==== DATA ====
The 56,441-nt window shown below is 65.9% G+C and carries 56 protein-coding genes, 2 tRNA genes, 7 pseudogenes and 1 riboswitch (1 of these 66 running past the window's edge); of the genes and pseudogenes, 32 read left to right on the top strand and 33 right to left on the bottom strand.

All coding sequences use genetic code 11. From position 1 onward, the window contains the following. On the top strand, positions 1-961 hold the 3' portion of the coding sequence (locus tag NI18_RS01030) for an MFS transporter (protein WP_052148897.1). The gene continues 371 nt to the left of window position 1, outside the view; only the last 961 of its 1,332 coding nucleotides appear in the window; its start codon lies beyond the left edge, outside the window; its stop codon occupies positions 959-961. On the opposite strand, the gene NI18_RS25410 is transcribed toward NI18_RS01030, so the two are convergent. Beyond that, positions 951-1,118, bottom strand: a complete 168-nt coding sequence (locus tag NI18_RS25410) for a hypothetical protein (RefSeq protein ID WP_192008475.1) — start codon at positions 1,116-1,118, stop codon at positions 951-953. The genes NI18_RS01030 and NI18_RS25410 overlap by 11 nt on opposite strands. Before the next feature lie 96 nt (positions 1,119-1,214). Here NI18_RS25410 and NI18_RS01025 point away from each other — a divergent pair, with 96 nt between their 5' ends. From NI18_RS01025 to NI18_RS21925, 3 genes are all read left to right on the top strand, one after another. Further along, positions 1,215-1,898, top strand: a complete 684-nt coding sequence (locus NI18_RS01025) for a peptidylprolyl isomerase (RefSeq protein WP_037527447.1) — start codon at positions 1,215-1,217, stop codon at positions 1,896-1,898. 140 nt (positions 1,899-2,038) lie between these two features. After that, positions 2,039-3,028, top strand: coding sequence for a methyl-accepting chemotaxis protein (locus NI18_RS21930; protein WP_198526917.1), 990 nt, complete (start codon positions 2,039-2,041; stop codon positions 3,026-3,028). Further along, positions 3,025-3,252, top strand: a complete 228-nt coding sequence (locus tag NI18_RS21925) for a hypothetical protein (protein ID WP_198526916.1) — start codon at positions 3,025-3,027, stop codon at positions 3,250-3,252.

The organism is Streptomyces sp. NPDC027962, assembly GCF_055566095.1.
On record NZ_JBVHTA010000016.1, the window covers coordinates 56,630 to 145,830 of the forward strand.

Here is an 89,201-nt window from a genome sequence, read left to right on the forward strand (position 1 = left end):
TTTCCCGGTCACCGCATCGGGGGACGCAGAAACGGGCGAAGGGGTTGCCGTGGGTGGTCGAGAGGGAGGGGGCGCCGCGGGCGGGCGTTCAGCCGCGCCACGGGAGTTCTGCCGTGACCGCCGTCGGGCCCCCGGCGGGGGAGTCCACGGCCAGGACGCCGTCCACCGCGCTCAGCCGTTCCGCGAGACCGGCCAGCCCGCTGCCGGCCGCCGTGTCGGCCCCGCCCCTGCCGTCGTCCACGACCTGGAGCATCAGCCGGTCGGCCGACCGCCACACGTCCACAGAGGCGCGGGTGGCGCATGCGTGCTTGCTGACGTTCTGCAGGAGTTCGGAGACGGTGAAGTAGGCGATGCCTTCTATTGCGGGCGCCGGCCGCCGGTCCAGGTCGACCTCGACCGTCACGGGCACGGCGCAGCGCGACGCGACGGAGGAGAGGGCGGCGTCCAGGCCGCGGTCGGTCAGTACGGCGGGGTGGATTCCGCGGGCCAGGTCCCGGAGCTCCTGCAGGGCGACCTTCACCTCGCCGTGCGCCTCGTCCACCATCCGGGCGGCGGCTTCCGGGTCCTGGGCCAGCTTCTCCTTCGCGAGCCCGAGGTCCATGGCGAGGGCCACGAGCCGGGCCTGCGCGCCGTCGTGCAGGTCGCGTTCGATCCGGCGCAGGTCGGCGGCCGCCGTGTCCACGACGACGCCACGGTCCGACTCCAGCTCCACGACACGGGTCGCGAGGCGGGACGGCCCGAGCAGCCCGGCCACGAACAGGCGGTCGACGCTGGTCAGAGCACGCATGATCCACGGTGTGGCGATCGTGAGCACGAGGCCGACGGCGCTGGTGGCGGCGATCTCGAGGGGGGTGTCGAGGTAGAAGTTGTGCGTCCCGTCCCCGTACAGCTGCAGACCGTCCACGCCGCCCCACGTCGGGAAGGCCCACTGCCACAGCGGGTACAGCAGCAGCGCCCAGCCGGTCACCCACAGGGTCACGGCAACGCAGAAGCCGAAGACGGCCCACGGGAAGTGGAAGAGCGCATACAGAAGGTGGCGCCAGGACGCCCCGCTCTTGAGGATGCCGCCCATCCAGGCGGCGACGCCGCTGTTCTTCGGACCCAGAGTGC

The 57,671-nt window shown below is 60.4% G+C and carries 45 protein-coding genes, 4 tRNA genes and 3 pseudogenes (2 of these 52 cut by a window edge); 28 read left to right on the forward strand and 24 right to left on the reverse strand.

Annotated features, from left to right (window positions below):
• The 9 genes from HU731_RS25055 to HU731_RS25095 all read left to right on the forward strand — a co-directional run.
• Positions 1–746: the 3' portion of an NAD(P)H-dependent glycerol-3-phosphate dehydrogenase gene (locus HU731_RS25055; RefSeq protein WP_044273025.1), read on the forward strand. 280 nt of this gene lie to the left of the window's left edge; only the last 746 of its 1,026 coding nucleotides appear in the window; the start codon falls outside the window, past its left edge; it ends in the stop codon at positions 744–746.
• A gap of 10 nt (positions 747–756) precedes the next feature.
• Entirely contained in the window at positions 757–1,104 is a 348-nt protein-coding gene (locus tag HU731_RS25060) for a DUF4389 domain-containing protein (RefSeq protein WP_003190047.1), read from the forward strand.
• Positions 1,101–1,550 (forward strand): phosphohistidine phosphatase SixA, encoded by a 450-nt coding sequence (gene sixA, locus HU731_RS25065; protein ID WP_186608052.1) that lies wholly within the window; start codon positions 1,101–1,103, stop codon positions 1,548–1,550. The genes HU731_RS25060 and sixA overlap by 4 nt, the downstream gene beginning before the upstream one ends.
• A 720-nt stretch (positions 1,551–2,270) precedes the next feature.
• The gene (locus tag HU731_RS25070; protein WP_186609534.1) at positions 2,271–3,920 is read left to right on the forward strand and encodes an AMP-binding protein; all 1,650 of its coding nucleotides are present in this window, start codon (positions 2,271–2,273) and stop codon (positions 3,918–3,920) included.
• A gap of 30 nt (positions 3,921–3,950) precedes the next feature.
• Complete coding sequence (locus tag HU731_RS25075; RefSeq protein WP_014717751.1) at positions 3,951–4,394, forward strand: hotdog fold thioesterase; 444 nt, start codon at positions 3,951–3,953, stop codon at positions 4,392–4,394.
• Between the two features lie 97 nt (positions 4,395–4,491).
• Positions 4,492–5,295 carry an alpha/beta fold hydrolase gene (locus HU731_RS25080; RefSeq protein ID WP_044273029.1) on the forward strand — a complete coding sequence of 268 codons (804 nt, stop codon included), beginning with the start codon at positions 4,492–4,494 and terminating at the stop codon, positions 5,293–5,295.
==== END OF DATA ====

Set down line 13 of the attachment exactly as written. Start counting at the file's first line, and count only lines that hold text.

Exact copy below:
• Positions 1,101–1,550 (forward strand): phosphohistidine phosphatase SixA, encoded by a 450-nt coding sequence (gene sixA, locus HU731_RS25065; protein ID WP_186608052.1) that lies wholly within the window; start codon positions 1,101–1,103, stop codon positions 1,548–1,550. The genes HU731_RS25060 and sixA overlap by 4 nt, the downstream gene beginning before the upstream one ends.